Launched in 2011, marking a remarkable decade of service to the Western Cape and supporting small businesses, artisans and the community of Hout Bay, this year sees the Bay Harbour Market renewing its lease at the Hout Bay Harbour. That means you can expect another five years of eats, beats and arts and crafts.

When the market opened 10 years ago, they did so with the purpose to be a catalyst for opportunity in the area in the form of job creation, the development of micro-enterprise, the upgrading of the area, and subsequently elevating the tourism credentials of Hout Bay as a destination thereby helping to further support economic development for all. And, it has without a doubted achieved both. ‘The Bay Harbour Market, with its mix of local arts, crafts, music, food and beverages, has played an important role providing business opportunities for previously disadvantaged communities in the Hout Bay area, allowing entry into the tourism sector by providing space and exposure often to international visitors,’ says Tim Harris CEO of Wesgro: the Tourism, Trade & Investment Promotion Agency for Cape Town & the Western Cape.

The re-signing of its lease comes on the back of a challenging period for SMEs and tourism on a whole – which we’re still experiencing at the moment. ‘Last year came with unexpected difficulties’, explains Fiona Lunt, the financial director of the Bay Harbour Market, of the effect of COVID-19 on the market. ‘However, we adapted quickly to not only support our family, the talented vendors who call Bay Harbour Market home, but to give our visitors a safe shopping offering too.’

Today, the market is at the max capacity for traders, with a healthy waiting list. Says Lunt, ‘The renewal of our lease means that people have noticed our continued growth even through difficult times and the shareholders have confidence that the market will ride the COVID-19 storm and bounce back better than ever.’ It is also a testament to the resilience of the tourism sector of the Western Cape, adds Harris. ‘We saw it two years ago after the sector quickly bounced back from the worst drought to hit our province in living memory and today, faced by the global worst pandemic of our times, the industry is exploring alternative revenues streams and using infrastructure for new and innovative purposes – re-imagining their purpose to survive.’

‘Hotels around South Africa have been transformed into call centres, accommodation facilities for essential workers, and isolation and quarantine units,’ explains Harris. ‘Restaurants have adapted their offerings to include online delivery – supplying take-aways, food boxes and pre-prepared meals.’ In the case of Bay Harbour Market, the initial lockdown saw them go virtual with the implementation of their online store (, and, when it was safe to open once again, the market implemented stringent safety protocols including temperature checks at the gate, hand sanitiser stations at various points in the market and masks are enforced at all times, except while eating. ‘This adaptability is now what is needed as our tourism sector navigates the impact of the second wave of the virus in Cape Town and the Western Cape,’ commends Harris.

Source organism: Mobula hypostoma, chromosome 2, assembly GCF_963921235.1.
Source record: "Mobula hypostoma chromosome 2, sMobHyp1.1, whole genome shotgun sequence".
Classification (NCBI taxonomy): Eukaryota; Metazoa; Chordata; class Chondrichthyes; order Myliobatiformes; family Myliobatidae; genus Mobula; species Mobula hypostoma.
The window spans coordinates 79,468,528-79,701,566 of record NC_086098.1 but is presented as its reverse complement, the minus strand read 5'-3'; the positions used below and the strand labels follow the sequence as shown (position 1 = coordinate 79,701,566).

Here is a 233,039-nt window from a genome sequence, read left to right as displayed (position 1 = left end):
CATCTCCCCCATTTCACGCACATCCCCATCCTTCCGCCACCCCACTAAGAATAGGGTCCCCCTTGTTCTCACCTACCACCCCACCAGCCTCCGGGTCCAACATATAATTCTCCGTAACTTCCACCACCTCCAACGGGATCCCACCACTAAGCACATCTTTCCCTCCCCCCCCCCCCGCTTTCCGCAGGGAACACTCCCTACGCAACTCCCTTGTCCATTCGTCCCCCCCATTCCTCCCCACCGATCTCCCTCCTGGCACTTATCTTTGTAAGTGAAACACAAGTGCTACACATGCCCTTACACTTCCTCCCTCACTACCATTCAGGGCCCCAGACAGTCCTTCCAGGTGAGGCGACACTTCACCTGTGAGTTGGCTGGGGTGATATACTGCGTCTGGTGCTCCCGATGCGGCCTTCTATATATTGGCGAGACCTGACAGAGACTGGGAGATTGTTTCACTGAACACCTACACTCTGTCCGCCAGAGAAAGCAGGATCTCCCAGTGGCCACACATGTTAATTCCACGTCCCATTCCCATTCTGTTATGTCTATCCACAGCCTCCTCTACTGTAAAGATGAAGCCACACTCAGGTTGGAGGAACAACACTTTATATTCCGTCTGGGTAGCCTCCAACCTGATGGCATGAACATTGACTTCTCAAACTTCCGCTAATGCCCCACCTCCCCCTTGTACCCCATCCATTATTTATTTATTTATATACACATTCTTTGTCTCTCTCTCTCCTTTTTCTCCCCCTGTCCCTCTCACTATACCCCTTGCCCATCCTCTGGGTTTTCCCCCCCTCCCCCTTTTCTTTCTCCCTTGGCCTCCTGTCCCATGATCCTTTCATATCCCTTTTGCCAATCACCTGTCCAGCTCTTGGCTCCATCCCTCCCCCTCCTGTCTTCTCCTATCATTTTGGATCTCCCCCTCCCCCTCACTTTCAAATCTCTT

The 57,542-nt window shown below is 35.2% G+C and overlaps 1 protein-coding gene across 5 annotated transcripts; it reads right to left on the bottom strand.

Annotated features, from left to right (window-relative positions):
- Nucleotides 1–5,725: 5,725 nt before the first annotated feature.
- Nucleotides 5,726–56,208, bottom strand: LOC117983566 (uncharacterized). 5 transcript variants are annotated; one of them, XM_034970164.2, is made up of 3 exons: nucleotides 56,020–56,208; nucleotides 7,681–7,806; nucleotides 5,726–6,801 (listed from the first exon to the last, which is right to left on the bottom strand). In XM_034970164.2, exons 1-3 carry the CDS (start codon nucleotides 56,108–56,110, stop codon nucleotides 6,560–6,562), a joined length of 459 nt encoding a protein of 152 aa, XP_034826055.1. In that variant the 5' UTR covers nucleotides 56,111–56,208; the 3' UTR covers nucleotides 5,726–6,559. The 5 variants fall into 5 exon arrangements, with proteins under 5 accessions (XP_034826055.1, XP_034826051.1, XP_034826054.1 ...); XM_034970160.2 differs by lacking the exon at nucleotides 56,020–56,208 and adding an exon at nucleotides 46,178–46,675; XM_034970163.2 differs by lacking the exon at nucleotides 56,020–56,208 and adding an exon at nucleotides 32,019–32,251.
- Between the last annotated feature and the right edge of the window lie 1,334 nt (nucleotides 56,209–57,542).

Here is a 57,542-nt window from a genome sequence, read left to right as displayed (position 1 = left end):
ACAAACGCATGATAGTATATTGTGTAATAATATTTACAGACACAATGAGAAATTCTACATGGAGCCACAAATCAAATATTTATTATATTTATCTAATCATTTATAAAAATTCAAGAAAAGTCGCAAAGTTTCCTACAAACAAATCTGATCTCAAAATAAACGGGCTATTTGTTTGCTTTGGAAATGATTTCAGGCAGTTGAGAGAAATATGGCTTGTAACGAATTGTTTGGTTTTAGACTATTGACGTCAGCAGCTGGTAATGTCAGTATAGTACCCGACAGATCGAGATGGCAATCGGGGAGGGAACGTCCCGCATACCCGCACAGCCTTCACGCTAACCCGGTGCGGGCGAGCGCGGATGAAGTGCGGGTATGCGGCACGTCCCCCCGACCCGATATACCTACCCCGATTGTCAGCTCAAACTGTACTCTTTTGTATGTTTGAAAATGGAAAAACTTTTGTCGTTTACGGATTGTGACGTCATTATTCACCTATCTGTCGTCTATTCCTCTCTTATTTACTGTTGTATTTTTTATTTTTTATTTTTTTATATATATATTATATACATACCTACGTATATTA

If 2020 taught us one thing it is that Hout Bay is still a marketable tourist destination, not only for international travellers but for local visitors as a whole. ‘Looking back, with the easing of lockdown regulations, even though international borders were closed, we continued to see increased foot traffic (while remaining within regulations),’ comments Lunt. ‘Our main focus throughout the pandemic has been to take care of our vendors and keep the safety of everyone at the market a priority.’

‘The set up in the re-purposed fish factory – with the high roof and massive doors allowing for good air circulation – is ideal for authentic local market experiences in a COVID-19 world,’ says Harris. ‘The market will play a key role in helping tourism in Hout Bay to bounce back after the devastation caused by the global pandemic.’

While we go into a 2021 already marked with uncertainty, the market remains hopeful and steadfast. ‘I believe that SA will come out of the second wave a lot stronger and the market will be here to welcome customers through our doors so that they can support small business in a safe environment,’ concludes Lunt.

Celebrate with the market while supporting SMEs and tourism by visiting on Saturday and Sunday from 9.30am to 4pm.

For more information about the traders and what they have to offer, please do visit Bay Harbour Market on and follow them on Facebook , Twitter and Instagram